Renaissance thought, as well as its intertwined reception of classical texts, generally receives little interest in either Classics or Philosophy departments. In this article, I outline my experiences teaching Renaissance philosophy in the format of a survey course treating a broad range of thinkers (e.g., Ficino, Della Mirandola, Machiavelli) and themes (e.g., “mirror for princes”, myth of Venice), examine the available materials and consider the student learning outcomes underpinning such a course. By evaluating the skill set that students acquire from such a course which could enrich their study of classical antiquity, I argue for a more widespread adoption of Renaissance thought on the undergraduate Classics curriculum and suggest how such a course might be implemented.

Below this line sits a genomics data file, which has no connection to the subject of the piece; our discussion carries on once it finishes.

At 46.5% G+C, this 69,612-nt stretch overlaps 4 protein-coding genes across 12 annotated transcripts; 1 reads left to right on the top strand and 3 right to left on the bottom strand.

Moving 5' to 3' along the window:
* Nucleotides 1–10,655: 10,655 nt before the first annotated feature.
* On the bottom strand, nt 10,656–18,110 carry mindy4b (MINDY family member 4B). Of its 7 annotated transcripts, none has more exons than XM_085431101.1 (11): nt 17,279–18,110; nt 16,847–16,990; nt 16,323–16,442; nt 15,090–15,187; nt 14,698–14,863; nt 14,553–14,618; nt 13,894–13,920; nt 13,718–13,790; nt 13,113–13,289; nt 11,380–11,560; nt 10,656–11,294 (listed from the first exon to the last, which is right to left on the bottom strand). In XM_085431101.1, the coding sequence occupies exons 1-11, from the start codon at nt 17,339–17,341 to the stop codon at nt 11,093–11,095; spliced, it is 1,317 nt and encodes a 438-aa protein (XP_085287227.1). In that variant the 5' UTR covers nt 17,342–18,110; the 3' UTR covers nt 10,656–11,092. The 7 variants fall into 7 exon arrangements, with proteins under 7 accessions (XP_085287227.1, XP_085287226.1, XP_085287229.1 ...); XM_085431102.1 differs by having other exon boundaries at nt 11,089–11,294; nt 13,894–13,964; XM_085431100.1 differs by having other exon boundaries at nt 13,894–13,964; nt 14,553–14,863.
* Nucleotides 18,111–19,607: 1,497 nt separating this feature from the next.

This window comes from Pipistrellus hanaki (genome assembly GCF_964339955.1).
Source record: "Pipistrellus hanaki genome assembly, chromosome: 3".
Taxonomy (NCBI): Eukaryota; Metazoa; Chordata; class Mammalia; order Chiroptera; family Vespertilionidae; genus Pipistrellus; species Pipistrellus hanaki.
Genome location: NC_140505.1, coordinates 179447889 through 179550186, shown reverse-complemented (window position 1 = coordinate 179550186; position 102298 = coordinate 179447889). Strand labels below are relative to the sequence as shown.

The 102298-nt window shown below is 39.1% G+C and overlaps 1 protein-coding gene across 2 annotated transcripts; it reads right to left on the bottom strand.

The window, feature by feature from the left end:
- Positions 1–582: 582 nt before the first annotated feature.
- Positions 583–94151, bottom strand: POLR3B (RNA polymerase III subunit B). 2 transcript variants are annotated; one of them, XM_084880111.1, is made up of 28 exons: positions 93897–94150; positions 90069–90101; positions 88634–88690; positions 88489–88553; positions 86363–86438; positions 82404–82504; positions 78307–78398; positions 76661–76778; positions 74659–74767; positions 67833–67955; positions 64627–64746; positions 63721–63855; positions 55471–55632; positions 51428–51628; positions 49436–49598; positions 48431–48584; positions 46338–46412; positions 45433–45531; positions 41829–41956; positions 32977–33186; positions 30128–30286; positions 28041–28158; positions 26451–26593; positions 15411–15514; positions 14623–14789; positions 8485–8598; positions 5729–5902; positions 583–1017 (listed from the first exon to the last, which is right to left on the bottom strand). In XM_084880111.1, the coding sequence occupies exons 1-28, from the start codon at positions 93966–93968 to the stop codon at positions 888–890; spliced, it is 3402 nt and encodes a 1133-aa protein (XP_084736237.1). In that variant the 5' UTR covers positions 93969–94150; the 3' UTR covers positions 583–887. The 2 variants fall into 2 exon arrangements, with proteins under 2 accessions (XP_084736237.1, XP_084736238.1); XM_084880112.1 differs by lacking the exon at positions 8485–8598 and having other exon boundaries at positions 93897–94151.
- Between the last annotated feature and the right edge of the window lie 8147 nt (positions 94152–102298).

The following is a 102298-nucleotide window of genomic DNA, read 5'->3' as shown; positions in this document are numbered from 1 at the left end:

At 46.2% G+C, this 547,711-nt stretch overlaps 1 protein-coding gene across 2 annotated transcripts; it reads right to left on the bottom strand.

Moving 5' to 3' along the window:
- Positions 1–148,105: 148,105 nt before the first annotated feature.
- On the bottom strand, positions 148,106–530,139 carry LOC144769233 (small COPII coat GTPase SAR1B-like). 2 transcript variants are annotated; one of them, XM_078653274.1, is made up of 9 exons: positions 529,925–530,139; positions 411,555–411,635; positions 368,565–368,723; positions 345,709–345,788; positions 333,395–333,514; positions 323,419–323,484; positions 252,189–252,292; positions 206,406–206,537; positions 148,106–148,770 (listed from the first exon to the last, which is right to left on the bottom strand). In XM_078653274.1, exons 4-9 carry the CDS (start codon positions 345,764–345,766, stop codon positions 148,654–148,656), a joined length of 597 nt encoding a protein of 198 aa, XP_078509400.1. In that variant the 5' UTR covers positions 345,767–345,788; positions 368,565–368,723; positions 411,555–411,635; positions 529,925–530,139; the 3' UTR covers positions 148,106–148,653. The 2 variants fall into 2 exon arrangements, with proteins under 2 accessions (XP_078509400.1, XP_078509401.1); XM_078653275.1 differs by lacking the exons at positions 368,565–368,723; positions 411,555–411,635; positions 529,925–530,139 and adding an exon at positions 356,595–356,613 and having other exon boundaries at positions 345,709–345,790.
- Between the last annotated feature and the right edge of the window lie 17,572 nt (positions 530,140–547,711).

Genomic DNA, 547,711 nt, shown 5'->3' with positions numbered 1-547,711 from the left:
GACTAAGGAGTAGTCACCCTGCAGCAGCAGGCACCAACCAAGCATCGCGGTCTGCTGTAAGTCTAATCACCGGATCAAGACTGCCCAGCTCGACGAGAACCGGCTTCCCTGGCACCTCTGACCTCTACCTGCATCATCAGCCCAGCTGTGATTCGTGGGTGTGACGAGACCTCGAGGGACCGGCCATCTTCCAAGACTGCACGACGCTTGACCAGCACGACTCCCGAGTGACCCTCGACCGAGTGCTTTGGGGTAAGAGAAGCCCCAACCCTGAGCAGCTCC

INTRODUCING RENAISSANCE PHILOSOPHY TO THE UNDERGRADUATE (CLASSICS) CURRICULUM
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